Select Page

Standing on the wooden dock beside the canal leading to Blue Cypress lake, I wondered what the future held.  The St Johns River was now at our feet and the three of us would be calling it home for the next 310 miles.  The morning sun was starting to shine on the three Jackson Kayaks that had been strategically placed outside our room the night before.  We drove down from Bart’s hunting cabin in the Ocala National Forest on January 3rd in preparation for our early departure the next morning.  We had, what we naively considered, a short 15-mile day ahead.

As we departed the canal heading north searching for the exit on the far side of Blue Cypress.  We could feel the bitter north winds for the first time.  The intense cold front that had crippled north Florida was just now reaching the central part of the state.  We later learned it was the worst in 6-years and responsible for a large fish kill, which we would become very familiar with over the next few weeks.

As we entered the canal, the roar of an approaching airboat greeted us to the Upper St Johns River.   We were warned to make ourselves visible on this section of the river as the airboats can and will go anywhere.  They don’t require much water to navigate and aren’t expecting to see anyone else, especially not a kayak.   That fact was later proven while talking to a guy portaging an airboat crossing.  His words reminded us to stay aware of our surroundings.  “You guys are on your own out here.”  Inwardly, I was excited about that, it was the reason I was here.

Bordered on the east side by flooded swamp and an elevated levee on the west side, the St Johns didn’t provide much in the way of great camping locations.  Because of this, Bart and Ben had spent weeks planning the nightly stops.  It was after the second portage that we noticed how far off schedule we were.  The sun was setting and we were still 2-miles away from the first proposed camping location.  Knowing we weren’t going to make it, we discussed the idea of locating a suitable spot to camp.  An airboat crossing wasn’t our first choice but it was the best choice at the moment.  We left lights hanging from the kayaks and our tents to mark our location to any airboaters that might use the crossing while we slept.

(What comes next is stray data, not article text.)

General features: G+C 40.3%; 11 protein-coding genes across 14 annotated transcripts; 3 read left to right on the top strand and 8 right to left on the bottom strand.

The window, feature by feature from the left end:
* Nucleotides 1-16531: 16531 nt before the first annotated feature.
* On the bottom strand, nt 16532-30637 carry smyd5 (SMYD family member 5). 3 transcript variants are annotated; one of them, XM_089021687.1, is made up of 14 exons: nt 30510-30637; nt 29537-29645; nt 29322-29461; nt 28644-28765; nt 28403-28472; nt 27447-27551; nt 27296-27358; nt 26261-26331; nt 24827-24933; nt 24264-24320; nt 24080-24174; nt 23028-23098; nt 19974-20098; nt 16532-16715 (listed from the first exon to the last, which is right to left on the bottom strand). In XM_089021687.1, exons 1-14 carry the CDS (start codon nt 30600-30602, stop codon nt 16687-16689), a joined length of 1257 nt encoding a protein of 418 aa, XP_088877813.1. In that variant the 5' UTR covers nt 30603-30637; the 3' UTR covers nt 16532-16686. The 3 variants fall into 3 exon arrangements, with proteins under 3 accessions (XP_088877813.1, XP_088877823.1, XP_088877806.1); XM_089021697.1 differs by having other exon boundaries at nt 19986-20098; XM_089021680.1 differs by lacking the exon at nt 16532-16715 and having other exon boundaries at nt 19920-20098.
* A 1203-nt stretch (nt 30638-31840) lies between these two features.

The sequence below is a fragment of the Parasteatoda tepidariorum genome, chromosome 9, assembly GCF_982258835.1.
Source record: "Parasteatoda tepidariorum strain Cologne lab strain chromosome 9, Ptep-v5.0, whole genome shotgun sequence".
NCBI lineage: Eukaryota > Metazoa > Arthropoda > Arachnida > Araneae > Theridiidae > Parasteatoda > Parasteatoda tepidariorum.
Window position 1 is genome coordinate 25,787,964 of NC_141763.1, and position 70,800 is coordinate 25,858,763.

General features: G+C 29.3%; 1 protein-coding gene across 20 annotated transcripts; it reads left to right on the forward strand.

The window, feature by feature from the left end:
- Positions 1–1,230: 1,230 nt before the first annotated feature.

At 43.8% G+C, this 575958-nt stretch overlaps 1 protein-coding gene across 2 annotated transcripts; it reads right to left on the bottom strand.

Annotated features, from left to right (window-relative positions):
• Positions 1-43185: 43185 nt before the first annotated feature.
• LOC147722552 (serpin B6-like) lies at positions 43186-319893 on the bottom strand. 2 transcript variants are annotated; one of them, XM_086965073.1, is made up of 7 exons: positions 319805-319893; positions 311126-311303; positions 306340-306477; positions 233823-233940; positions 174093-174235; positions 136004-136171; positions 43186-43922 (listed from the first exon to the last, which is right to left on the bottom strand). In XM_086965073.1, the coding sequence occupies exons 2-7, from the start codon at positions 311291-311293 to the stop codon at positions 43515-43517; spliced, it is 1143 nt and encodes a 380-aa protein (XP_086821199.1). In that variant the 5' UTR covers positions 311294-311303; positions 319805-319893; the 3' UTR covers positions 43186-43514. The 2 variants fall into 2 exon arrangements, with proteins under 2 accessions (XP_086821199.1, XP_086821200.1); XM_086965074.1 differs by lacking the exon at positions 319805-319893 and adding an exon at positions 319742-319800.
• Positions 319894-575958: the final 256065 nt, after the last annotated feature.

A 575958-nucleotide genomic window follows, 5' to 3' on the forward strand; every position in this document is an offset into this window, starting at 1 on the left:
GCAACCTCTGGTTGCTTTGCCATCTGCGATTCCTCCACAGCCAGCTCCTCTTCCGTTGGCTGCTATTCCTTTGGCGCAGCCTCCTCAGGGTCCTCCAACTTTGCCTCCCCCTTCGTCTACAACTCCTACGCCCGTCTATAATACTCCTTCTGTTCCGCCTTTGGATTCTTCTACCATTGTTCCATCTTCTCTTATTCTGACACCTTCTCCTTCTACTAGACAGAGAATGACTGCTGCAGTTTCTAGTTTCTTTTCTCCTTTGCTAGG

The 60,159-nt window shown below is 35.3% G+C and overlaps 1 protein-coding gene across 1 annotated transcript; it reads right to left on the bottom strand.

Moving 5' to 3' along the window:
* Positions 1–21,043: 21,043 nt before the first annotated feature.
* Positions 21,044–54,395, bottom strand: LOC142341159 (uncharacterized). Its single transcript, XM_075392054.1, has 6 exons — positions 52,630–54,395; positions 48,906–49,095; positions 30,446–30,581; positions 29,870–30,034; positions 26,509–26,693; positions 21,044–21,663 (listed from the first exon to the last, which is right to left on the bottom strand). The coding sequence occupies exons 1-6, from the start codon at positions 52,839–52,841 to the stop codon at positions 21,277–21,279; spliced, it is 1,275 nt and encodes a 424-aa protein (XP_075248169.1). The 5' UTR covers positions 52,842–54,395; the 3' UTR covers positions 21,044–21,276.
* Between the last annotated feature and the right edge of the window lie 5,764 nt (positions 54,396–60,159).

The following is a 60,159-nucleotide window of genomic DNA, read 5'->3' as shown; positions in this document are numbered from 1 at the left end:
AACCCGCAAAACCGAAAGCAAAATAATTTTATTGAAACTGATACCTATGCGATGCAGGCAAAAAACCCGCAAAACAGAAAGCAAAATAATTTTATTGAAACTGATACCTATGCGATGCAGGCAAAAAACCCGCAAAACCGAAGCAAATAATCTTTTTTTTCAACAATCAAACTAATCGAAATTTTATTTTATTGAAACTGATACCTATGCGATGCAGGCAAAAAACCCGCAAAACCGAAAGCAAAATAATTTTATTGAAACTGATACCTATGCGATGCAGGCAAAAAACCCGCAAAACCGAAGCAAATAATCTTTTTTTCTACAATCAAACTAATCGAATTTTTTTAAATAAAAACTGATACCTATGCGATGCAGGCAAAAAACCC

We unzipped our frost covered tents in anticipation of our second day off the grid.  The night had been a cold one but the morning sun was warming our skin and lifting our spirits.  We quickly loaded the kayaks and set off for a shelter in Little Sawgrass Lake, 16 miles away.  We knew there would be little to no dry ground to make camp, so making the shelter was priority number one.  Fishing was a close second, especially with lakes named “Hell-n-Blazes” in our path.  However, those north winds would again demand our attention.  The St Johns historically flows to the North, but it appeared to be flowing South today. We decided to push hard and make it to the shelter.

It was just as we expected, no dry ground anywhere in sight.  It would again be a subfreezing night with no possibility of a fire.  There wasn’t any place to make one and we would never find dry wood anyway.  We set up tents and fished out the day.  The sunset was exceptional.  It recharged our cold drained bodies and left us feeling rejuvenated.  It was an odd feeling to have at the end of a long journey.  But it had clearly impacted the group.  Everyone was positive and thankful to be in such a special place.  We had the view, the St Johns River and this day to ourselves.  Only the three souls in that shelter shared the experience.   It was our gift from the swamp.

The next day we broke camp early and made our way to Camp Holly.  While picking up some supplies, one of the airboat drivers calmly said, “Lake Washington was going to be soupy.”  He said it in the most casual tone.  One you’d use to remind a friend of a certain speed trap.  I didn’t grasp the full meaning of that comment until I was looking across the lake an hour later.  That was a defining moment for the group and me particularly.  I had envisioned covering water in the river and fishing the lakes slowly.  Now I knew the lakes were going to be very challenging.  Lake Washington beat us down, then booted us out of its establishment.  It was so bad we coined the phrase #lakewashingtoneffect for every bad lake crossing during the trip and we had several.  Later that night, I looked at the map and noted the remaining lakes and how wide the river would get later in the trip.  The trip was quickly becoming an expedition.

It was a look of exhaustion and disbelief that I saw on Bart’s face.  It had been a hard push across Lake Washington and no one was expecting another portage.  None the less, the river was impassible.  Thankfully, the airboat ramp on the far side was slick and had no slope.  Sometimes it’s the small things that lift you up when you just want to lay on the ground and take a nap.  Unable to meet the mileage, we searched for a camping spot along the river.  Delayed again, that’s how night number three ended.

Part 2 coming soon…